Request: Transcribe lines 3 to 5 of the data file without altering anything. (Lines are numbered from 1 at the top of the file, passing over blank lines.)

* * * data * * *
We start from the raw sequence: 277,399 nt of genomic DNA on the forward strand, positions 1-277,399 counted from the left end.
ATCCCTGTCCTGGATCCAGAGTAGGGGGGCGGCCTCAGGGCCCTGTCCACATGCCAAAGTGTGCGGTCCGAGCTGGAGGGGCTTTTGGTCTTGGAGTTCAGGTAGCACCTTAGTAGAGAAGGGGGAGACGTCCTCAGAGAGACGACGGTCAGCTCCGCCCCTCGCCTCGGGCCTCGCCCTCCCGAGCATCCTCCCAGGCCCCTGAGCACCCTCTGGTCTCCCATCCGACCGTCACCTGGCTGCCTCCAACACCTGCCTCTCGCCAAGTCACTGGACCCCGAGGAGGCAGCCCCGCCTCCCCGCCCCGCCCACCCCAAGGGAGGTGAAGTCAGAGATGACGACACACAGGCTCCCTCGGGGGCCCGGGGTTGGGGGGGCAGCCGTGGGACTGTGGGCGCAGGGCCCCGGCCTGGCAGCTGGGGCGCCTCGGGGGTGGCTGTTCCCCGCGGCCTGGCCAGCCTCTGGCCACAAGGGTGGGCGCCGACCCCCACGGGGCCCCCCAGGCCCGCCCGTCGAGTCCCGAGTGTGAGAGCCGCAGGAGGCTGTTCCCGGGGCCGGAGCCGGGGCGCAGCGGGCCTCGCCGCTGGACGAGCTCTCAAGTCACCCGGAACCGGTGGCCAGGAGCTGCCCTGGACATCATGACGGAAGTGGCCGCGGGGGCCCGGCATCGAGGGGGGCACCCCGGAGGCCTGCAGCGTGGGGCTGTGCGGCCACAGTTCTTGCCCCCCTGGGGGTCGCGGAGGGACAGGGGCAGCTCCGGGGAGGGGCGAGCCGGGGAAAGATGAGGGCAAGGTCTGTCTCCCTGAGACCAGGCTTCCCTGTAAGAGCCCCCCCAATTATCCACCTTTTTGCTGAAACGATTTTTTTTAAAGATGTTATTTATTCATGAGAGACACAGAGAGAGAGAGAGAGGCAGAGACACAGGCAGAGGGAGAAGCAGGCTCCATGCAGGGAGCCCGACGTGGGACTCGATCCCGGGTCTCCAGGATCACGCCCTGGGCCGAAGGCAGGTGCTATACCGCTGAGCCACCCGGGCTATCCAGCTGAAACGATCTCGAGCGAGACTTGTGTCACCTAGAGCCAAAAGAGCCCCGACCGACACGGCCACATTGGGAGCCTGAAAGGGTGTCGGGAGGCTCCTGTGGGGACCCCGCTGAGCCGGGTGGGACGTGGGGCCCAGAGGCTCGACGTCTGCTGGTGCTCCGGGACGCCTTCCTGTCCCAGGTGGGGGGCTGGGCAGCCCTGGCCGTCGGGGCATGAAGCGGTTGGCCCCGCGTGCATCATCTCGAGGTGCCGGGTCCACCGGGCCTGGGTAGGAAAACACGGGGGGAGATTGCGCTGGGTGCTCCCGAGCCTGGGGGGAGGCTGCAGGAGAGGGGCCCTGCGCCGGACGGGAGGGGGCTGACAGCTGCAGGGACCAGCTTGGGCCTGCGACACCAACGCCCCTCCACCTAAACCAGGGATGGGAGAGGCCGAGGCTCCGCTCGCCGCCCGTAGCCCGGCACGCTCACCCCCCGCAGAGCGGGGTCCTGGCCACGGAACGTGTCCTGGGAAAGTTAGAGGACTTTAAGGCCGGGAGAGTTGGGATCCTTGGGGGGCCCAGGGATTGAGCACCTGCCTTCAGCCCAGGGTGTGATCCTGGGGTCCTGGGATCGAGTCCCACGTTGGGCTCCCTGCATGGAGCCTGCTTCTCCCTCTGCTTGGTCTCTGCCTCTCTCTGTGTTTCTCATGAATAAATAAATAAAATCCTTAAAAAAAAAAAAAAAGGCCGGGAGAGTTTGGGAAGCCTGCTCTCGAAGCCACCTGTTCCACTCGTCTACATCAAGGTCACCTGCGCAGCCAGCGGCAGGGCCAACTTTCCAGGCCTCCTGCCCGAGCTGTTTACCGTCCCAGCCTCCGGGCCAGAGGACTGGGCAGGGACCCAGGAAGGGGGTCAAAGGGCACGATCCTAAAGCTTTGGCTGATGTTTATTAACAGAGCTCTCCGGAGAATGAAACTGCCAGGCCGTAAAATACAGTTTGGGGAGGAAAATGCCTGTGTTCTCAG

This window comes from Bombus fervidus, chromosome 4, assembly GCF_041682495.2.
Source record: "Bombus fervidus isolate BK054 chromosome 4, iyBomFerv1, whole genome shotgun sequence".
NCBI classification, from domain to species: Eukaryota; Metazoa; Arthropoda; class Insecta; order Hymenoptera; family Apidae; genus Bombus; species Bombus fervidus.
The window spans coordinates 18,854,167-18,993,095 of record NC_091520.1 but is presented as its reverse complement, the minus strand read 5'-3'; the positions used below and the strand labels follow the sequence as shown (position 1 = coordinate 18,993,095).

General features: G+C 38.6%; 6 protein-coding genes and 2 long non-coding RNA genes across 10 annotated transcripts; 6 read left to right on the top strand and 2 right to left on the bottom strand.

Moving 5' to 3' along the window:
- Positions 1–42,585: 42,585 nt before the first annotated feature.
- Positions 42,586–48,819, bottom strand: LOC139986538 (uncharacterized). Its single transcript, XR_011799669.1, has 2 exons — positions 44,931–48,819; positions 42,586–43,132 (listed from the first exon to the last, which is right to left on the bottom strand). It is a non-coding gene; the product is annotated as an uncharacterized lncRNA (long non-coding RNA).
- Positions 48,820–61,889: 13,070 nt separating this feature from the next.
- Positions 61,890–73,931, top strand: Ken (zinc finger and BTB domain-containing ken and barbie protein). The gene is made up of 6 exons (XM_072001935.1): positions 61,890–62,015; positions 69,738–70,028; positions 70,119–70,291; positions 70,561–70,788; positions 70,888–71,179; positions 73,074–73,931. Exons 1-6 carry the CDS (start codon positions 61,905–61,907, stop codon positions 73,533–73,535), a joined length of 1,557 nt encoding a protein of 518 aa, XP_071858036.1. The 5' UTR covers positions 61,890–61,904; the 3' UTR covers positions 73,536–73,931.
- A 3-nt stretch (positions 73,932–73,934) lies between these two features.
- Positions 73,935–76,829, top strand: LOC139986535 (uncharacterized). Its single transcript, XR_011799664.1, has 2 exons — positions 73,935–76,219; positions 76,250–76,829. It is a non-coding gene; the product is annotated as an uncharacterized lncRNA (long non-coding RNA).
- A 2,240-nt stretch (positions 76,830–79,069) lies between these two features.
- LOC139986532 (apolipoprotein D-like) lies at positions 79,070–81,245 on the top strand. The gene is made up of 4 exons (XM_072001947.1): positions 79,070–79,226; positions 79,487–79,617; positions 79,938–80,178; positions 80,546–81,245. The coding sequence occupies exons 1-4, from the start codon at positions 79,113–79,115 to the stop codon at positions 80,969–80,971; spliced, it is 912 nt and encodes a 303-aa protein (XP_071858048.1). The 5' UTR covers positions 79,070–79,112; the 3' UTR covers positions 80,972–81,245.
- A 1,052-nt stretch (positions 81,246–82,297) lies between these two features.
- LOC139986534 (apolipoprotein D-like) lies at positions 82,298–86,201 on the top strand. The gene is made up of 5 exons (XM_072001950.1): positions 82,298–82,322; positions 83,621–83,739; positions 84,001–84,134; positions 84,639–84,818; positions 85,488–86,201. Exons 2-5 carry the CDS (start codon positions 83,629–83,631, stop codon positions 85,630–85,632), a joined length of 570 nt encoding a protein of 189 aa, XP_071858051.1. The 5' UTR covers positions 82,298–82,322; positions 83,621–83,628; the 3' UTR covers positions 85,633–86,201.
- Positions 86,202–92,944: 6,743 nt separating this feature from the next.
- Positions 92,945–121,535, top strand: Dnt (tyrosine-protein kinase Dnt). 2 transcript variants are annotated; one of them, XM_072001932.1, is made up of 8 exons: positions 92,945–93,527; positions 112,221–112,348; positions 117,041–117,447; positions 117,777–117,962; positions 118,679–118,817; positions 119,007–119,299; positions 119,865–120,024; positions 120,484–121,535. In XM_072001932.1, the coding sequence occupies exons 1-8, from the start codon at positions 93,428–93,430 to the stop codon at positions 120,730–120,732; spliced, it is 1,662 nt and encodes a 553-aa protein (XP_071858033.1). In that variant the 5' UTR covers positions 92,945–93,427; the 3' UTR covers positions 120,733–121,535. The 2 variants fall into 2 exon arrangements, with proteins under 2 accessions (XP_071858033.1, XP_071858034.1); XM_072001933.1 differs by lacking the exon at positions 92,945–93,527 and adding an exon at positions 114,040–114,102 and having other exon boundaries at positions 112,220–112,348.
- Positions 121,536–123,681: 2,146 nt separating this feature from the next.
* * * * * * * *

This window comes from Bombus fervidus, chromosome 4, assembly GCF_041682495.2.
Source record: "Bombus fervidus isolate BK054 chromosome 4, iyBomFerv1, whole genome shotgun sequence".
NCBI classification, from domain to species: Eukaryota; Metazoa; Arthropoda; class Insecta; order Hymenoptera; family Apidae; genus Bombus; species Bombus fervidus.